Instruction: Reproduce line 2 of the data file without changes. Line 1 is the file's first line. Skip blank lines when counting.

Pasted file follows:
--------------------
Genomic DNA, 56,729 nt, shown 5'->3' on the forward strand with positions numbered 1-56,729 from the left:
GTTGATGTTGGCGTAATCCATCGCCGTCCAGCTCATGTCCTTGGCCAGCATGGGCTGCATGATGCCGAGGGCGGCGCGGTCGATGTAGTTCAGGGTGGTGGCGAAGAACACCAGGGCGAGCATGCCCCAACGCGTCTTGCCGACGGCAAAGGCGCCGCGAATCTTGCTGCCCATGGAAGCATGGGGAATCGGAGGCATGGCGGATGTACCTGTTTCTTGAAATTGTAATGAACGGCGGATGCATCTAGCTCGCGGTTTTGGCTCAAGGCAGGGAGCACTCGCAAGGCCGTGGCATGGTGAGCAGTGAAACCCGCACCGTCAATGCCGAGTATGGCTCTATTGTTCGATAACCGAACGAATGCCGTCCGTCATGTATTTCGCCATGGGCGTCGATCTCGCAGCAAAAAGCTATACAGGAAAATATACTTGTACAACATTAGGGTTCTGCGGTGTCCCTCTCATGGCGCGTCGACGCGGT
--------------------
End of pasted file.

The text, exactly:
GTTGATGTTGGCGTAATCCATCGCCGTCCAGCTCATGTCCTTGGCCAGCATGGGCTGCATGATGCCGAGGGCGGCGCGGTCGATGTAGTTCAGGGTGGTGGCGAAGAACACCAGGGCGAGCATGCCCCAACGCGTCTTGCCGACGGCAAAGGCGCCGCGAATCTTGCTGCCCATGGAAGCATGGGGAATCGGAGGCATGGCGGATGTACCTGTTTCTTGAAATTGTAATGAACGGCGGATGCATCTAGCTCGCGGTTTTGGCTCAAGGCAGGGAGCACTCGCAAGGCCGTGGCATGGTGAGCAGTGAAACCCGCACCGTCAATGCCGAGTATGGCTCTATTGTTCGATAACCGAACGAATGCCGTCCGTCATGTATTTCGCCATGGGCGTCGATCTCGCAGCAAAAAGCTATACAGGAAAATATACTTGTACAACATTAGGGTTCTGCGGTGTCCCTCTCATGGCGCGTCGACGCGGT